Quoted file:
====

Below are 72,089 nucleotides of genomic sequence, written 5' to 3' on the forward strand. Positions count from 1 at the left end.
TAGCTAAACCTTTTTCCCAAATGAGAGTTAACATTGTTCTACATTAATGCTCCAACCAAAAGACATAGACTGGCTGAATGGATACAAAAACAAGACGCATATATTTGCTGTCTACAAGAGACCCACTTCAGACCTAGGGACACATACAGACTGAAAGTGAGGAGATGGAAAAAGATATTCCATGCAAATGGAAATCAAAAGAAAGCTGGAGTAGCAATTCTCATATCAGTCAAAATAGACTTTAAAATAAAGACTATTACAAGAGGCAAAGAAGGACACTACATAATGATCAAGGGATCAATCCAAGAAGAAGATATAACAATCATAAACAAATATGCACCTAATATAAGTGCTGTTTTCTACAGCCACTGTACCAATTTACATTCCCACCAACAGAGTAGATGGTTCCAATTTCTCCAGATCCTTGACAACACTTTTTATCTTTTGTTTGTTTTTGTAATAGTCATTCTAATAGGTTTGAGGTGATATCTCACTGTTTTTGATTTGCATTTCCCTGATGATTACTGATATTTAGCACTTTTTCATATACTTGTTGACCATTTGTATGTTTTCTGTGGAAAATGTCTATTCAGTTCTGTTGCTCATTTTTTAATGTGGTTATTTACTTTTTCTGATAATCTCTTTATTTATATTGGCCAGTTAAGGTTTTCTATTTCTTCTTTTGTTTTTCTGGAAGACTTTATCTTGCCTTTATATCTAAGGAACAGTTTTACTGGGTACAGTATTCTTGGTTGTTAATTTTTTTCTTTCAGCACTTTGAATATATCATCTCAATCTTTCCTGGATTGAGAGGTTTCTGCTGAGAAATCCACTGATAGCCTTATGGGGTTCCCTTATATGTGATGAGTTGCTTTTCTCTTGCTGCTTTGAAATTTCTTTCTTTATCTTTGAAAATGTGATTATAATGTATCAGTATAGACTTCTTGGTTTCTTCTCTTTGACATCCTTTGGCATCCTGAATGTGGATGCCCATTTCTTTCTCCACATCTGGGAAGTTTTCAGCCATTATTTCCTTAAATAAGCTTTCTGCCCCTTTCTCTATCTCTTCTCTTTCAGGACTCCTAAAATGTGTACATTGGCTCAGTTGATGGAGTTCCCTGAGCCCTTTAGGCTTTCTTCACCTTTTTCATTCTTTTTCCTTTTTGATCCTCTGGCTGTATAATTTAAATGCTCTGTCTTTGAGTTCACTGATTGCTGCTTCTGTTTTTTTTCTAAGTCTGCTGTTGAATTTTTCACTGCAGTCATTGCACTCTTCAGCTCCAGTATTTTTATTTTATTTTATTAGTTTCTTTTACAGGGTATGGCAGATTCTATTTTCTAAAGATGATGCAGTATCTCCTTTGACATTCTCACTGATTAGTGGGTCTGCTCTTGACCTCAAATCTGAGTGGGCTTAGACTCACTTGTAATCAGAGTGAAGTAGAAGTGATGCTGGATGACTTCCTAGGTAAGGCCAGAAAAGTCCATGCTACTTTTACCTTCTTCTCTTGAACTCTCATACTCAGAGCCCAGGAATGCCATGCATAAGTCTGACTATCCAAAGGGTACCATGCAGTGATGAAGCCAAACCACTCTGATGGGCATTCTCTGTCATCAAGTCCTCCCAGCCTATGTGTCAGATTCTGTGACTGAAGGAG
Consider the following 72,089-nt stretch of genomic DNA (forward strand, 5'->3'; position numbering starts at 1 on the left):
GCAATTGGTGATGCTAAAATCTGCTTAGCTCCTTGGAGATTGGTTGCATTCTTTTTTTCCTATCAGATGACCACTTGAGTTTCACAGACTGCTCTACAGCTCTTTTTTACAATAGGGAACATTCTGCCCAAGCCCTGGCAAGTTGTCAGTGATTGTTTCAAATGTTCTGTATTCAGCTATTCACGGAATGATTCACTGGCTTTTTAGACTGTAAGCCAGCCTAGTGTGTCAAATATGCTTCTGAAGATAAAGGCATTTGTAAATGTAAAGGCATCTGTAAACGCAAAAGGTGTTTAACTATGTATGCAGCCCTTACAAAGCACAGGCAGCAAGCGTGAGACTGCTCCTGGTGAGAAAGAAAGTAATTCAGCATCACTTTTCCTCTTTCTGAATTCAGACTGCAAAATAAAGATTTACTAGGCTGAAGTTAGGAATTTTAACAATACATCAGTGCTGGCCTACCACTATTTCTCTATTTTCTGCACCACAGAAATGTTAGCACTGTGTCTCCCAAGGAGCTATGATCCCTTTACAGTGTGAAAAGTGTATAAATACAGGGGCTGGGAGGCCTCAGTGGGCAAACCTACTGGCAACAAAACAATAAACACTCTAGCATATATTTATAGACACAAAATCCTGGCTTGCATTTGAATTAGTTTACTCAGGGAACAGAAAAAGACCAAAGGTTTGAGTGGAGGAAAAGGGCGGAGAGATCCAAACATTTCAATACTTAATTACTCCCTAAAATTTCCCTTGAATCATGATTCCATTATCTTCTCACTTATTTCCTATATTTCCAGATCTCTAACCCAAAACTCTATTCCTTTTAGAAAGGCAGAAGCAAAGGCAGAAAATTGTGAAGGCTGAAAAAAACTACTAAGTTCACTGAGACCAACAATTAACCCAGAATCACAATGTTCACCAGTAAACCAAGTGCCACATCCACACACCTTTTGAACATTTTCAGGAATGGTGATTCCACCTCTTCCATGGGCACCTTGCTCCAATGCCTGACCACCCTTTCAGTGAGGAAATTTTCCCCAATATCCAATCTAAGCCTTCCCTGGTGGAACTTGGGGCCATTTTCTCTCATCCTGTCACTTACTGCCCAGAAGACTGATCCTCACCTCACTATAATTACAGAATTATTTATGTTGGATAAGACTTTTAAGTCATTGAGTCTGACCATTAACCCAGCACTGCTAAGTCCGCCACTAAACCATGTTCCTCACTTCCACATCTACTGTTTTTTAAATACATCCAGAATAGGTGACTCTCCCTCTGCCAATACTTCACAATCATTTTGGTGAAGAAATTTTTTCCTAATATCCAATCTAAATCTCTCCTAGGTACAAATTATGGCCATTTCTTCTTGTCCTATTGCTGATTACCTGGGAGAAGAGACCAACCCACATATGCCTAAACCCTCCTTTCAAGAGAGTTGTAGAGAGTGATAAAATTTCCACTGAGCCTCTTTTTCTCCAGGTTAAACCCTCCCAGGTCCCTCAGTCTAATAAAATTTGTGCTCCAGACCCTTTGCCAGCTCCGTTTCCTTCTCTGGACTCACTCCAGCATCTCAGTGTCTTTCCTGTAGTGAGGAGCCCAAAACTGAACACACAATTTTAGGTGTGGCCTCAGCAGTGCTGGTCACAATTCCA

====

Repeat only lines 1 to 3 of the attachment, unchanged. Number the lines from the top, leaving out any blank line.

Below are 72,089 nucleotides of genomic sequence, written 5' to 3' on the forward strand. Positions count from 1 at the left end.
TAGCTAAACCTTTTTCCCAAATGAGAGTTAACATTGTTCTACATTAATGCTCCAACCAAAAGACATAGACTGGCTGAATGGATACAAAAACAAGACGCATATATTTGCTGTCTACAAGAGACCCACTTCAGACCTAGGGACACATACAGACTGAAAGTGAGGAGATGGAAAAAGATATTCCATGCAAATGGAAATCAAAAGAAAGCTGGAGTAGCAATTCTCATATCAGTCAAAATAGACTTTAAAATAAAGACTATTACAAGAGGCAAAGAAGGACACTACATAATGATCAAGGGATCAATCCAAGAAGAAGATATAACAATCATAAACAAATATGCACCTAATATAAGTGCTGTTTTCTACAGCCACTGTACCAATTTACATTCCCACCAACAGAGTAGATGGTTCCAATTTCTCCAGATCCTTGACAACACTTTTTATCTTTTGTTTGTTTTTGTAATAGTCATTCTAATAGGTTTGAGGTGATATCTCACTGTTTTTGATTTGCATTTCCCTGATGATTACTGATATTTAGCACTTTTTCATATACTTGTTGACCATTTGTATGTTTTCTGTGGAAAATGTCTATTCAGTTCTGTTGCTCATTTTTTAATGTGGTTATTTACTTTTTCTGATAATCTCTTTATTTATATTGGCCAGTTAAGGTTTTCTATTTCTTCTTTTGTTTTTCTGGAAGACTTTATCTTGCCTTTATATCTAAGGAACAGTTTTACTGGGTACAGTATTCTTGGTTGTTAATTTTTTTCTTTCAGCACTTTGAATATATCATCTCAATCTTTCCTGGATTGAGAGGTTTCTGCTGAGAAATCCACTGATAGCCTTATGGGGTTCCCTTATATGTGATGAGTTGCTTTTCTCTTGCTGCTTTGAAATTTCTTTCTTTATCTTTGAAAATGTGATTATAATGTATCAGTATAGACTTCTTGGTTTCTTCTCTTTGACATCCTTTGGCATCCTGAATGTGGATGCCCATTTCTTTCTCCACATCTGGGAAGTTTTCAGCCATTATTTCCTTAAATAAGCTTTCTGCCCCTTTCTCTATCTCTTCTCTTTCAGGACTCCTAAAATGTGTACATTGGCTCAGTTGATGGAGTTCCCTGAGCCCTTTAGGCTTTCTTCACCTTTTTCATTCTTTTTCCTTTTTGATCCTCTGGCTGTATAATTTAAATGCTCTGTCTTTGAGTTCACTGATTGCTGCTTCTGTTTTTTTTCTAAGTCTGCTGTTGAATTTTTCACTGCAGTCATTGCACTCTTCAGCTCCAGTATTTTTATTTTATTTTATTAGTTTCTTTTACAGGGTATGGCAGATTCTATTTTCTAAAGATGATGCAGTATCTCCTTTGACATTCTCACTGATTAGTGGGTCTGCTCTTGACCTCAAATCTGAGTGGGCTTAGACTCACTTGTAATCAGAGTGAAGTAGAAGTGATGCTGGATGACTTCCTAGGTAAGGCCAGAAAAGTCCATGCTACTTTTACCTTCTTCTCTTGAACTCTCATACTCAGAGCCCAGGAATGCCATGCATAAGTCTGACTATCCAAAGGGTACCATGCAGTGATGAAGCCAAACCACTCTGATGGGCATTCTCTGTCATCAAGTCCTCCCAGCCTATGTGTCAGATTCTGTGACTGAAGGAG
Consider the following 72,089-nt stretch of genomic DNA (forward strand, 5'->3'; position numbering starts at 1 on the left):